2D-IR also offers a real-time (100fs) capability to observe short-lived species and dynamic behaviour like hydrogen bond fluctuations.
Infrared spectroscopy is a powerful tool but when used in solutions or for complex (bio)molecular systems, vital information is obscured by broad, overlapping lines. Ultrafast 2D-IR spectroscopy provides a solution to this by using advanced laser-methods to generate multidimensional spectra that provide unique structural information. 2D-IR also offers a real-time (100fs) capability to observe short-lived species and dynamic behaviour like hydrogen bond fluctuations.
Ultrafast 2D-IR spectroscopy is the vibrational spectroscopy analogue of 2D-NMR experiments. Based on ultrafast lasers, 2D-IR can probe beneath the ‘normal’ infrared spectrum of a sample, providing direct structural information and real-time dynamics that are unreachable with FTIR and NMR technology. 2D-IR is ideally-suited to observing biological processes such as protein folding, protein-ligand binding and for detecting transient species formed during reactions.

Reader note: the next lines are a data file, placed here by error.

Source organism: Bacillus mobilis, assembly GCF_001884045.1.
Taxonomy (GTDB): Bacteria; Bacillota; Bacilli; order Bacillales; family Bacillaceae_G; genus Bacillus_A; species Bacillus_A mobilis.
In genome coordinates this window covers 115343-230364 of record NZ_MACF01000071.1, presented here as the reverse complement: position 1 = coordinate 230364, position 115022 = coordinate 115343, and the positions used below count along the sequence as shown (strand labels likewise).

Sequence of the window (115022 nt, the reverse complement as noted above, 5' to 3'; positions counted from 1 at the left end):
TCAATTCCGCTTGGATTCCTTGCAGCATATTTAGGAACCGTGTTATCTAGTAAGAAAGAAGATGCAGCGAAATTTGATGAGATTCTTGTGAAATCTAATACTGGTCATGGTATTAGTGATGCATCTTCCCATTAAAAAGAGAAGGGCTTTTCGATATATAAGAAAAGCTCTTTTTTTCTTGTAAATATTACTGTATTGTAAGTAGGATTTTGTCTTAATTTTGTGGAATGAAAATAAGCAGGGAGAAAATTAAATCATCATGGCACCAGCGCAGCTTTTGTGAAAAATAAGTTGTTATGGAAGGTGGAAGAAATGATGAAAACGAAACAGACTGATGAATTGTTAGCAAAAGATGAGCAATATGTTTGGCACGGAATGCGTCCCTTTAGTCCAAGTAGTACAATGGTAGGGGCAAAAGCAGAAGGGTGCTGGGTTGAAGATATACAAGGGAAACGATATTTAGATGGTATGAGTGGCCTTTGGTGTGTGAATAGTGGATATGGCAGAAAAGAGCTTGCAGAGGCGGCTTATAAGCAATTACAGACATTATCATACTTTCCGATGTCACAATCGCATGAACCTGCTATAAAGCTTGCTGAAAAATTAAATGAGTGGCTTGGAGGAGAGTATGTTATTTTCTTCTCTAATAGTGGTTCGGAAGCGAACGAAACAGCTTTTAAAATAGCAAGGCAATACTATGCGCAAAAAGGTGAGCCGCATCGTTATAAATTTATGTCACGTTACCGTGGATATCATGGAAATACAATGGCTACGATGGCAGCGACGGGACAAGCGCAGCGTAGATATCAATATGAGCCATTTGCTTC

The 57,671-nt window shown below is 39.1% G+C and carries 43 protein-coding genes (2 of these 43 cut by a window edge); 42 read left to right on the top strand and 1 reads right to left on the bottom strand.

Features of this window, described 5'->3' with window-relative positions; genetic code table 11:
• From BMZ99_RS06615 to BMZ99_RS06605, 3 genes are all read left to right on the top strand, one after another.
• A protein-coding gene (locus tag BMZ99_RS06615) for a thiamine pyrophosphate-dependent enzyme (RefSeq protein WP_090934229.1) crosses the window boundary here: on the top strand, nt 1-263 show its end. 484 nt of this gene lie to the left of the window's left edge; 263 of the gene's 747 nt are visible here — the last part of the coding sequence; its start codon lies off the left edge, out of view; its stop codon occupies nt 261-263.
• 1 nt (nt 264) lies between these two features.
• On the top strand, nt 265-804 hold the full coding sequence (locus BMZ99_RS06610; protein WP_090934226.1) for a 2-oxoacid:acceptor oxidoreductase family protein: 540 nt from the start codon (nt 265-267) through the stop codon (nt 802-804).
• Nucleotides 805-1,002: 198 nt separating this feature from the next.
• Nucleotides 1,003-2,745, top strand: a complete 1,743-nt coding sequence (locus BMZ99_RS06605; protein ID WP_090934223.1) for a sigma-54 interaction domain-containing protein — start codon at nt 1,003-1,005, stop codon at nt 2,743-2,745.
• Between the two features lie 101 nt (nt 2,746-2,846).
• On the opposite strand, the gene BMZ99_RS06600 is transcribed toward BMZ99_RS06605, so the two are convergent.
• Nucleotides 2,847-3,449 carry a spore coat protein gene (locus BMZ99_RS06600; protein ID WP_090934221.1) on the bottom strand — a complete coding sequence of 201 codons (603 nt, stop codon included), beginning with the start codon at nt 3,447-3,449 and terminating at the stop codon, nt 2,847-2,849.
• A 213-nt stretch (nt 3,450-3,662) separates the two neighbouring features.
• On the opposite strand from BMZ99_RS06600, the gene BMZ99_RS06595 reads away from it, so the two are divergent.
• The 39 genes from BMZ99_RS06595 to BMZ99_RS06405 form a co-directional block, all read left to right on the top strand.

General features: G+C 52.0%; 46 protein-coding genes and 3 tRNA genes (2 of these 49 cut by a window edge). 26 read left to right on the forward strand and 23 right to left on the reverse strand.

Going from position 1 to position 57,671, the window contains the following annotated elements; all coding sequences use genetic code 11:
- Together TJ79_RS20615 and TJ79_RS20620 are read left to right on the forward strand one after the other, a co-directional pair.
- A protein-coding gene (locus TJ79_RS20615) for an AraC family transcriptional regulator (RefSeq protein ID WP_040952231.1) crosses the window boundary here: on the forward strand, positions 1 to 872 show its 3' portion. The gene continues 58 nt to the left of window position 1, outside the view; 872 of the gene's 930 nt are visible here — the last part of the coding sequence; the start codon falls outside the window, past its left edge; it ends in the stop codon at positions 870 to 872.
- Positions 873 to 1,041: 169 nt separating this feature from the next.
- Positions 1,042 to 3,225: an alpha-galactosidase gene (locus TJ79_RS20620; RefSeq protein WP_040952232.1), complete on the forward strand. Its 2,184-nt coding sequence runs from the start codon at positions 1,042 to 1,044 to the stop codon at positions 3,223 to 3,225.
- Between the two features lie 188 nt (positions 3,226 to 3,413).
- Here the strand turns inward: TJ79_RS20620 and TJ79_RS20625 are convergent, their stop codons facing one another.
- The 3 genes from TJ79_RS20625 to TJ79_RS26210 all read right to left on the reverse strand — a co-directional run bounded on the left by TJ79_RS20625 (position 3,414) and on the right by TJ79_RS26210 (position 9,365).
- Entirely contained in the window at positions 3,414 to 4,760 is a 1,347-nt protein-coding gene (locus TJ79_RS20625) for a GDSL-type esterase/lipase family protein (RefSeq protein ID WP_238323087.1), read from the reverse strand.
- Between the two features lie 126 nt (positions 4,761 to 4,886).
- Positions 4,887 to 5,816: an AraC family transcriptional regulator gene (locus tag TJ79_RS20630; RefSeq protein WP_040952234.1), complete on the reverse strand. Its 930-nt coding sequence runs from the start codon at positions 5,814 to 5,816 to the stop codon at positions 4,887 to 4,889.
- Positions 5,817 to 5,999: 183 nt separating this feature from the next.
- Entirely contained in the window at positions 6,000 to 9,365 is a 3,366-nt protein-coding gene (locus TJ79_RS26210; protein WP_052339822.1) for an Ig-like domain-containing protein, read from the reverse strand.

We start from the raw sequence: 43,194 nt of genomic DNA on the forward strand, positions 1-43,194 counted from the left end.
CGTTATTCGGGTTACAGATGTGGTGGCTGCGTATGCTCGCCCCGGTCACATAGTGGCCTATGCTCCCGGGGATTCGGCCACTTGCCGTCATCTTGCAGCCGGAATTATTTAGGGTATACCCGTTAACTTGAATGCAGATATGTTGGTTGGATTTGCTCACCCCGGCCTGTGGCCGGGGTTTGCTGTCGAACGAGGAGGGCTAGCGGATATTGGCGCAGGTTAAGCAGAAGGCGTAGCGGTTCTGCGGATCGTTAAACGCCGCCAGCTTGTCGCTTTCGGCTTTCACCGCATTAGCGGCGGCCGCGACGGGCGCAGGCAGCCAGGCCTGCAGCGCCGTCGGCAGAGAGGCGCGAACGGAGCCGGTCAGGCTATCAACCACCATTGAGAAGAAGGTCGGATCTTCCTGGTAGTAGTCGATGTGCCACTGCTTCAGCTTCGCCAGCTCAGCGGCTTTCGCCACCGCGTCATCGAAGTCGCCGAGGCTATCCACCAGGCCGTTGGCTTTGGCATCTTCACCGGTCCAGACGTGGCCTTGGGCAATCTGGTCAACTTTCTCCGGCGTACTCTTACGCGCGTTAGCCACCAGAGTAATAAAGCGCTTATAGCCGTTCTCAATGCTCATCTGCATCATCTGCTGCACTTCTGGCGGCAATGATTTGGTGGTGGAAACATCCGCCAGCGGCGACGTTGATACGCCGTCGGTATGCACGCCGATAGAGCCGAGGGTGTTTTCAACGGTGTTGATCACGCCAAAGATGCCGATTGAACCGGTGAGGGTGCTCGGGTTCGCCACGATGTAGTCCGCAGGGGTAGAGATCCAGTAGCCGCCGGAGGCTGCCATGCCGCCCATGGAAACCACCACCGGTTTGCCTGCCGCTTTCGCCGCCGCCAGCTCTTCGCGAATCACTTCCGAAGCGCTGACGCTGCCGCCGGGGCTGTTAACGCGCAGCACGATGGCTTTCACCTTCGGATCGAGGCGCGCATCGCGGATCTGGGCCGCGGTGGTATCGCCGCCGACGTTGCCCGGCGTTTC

solution phase measurements allow studies of biomolecules in a close-to-native environment
100 fs time resolution allows access to fast process such as Hydrogen-bond dynamics which are crucial to protein structure, protein-drug binding and protein-DNA interactions
small sample volumes mean low quantities of sample are needed
real time measurements of chemical processes allow insights into reaction mechanisms
Markets & applications
2D-IR spectroscopy is ideally suited to biological and biochemical applications, solution phase chemical systems and thin films.Information most readily available relates to ultrafast dynamic processes in solution such as chemical exchange, transient reaction processes or Hydrogen bond fluctuations.
This technology can be accessed on a contract or collaborative basis to industrial and academic partners.